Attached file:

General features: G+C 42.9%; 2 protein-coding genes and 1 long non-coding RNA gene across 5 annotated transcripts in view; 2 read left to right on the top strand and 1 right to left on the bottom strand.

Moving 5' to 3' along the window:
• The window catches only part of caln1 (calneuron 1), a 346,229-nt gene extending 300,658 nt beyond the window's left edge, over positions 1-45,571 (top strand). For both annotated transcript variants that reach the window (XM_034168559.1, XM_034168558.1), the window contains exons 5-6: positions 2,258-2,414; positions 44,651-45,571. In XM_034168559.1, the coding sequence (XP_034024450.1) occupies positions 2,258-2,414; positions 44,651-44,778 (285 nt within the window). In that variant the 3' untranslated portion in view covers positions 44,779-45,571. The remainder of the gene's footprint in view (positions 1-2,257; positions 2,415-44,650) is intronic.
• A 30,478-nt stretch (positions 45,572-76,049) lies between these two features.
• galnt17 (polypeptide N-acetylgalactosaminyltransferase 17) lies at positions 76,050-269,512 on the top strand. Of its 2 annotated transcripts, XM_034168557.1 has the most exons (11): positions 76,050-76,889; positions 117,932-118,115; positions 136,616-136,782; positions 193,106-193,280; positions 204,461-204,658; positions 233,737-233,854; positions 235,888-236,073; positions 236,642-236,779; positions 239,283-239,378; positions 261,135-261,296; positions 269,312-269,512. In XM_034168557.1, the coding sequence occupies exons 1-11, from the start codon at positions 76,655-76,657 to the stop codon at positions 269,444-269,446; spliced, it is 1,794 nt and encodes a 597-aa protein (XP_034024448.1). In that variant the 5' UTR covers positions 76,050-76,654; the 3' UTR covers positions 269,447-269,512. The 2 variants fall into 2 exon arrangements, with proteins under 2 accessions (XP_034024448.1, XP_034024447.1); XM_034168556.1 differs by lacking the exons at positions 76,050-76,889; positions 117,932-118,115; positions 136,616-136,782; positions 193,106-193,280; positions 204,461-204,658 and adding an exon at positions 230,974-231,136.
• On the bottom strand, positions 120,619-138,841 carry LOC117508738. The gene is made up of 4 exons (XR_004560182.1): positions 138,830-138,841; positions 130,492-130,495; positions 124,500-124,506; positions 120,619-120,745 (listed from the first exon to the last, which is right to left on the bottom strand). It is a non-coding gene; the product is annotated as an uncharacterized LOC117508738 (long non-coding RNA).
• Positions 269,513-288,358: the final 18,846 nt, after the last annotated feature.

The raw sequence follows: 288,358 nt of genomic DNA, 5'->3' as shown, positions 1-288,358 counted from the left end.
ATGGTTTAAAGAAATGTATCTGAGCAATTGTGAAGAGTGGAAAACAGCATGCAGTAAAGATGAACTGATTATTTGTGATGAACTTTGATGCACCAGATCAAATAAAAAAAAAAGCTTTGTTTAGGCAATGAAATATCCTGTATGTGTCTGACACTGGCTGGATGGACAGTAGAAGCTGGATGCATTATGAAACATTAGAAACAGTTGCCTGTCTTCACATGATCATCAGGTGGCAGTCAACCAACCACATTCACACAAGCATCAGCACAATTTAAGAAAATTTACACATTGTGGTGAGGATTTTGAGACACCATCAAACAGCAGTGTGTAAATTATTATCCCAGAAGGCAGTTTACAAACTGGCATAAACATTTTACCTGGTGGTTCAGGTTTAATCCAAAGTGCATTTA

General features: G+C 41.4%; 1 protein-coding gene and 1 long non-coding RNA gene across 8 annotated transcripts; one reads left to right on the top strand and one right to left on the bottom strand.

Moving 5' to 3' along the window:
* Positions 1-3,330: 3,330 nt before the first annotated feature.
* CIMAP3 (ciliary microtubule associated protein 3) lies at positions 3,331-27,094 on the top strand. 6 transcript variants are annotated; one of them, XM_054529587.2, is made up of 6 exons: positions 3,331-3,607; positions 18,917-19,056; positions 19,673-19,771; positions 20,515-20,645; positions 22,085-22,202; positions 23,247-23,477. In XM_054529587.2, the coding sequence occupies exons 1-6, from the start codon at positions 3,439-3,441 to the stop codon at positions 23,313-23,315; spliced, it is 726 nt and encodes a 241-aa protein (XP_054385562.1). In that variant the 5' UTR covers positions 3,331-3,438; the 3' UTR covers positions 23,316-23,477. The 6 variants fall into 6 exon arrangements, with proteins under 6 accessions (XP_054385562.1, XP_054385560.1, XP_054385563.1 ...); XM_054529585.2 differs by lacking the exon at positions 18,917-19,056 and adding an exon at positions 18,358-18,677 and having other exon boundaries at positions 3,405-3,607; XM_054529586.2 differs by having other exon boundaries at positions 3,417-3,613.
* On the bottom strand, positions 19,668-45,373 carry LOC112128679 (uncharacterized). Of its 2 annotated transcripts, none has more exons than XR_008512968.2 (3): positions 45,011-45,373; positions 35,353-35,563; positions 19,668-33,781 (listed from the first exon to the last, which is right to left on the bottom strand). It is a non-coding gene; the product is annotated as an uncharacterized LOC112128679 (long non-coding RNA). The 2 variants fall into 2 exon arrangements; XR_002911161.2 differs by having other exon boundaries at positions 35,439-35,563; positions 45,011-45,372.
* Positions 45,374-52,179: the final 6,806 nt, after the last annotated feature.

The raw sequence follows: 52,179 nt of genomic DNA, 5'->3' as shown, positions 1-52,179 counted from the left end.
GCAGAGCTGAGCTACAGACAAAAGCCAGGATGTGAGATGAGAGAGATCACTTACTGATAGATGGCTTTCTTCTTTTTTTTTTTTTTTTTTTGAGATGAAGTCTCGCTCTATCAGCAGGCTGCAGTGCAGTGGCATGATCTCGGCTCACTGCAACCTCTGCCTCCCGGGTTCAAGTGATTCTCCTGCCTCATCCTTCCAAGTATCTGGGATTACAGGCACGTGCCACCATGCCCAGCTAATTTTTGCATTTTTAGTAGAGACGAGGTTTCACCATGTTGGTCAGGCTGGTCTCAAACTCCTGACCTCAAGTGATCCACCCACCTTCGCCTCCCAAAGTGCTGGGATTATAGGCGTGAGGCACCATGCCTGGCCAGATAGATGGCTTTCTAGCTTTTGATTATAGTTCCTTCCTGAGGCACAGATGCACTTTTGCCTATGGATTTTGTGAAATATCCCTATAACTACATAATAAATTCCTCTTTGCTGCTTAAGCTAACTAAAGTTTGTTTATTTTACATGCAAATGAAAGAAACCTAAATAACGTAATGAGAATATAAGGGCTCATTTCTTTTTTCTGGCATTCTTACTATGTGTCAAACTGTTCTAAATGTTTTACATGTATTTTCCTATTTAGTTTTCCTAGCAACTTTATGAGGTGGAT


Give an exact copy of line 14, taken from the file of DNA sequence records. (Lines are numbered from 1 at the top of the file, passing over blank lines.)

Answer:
* On the bottom strand, positions 19,668-45,373 carry LOC112128679 (uncharacterized). Of its 2 annotated transcripts, none has more exons than XR_008512968.2 (3): positions 45,011-45,373; positions 35,353-35,563; positions 19,668-33,781 (listed from the first exon to the last, which is right to left on the bottom strand). It is a non-coding gene; the product is annotated as an uncharacterized LOC112128679 (long non-coding RNA). The 2 variants fall into 2 exon arrangements; XR_002911161.2 differs by having other exon boundaries at positions 35,439-35,563; positions 45,011-45,372.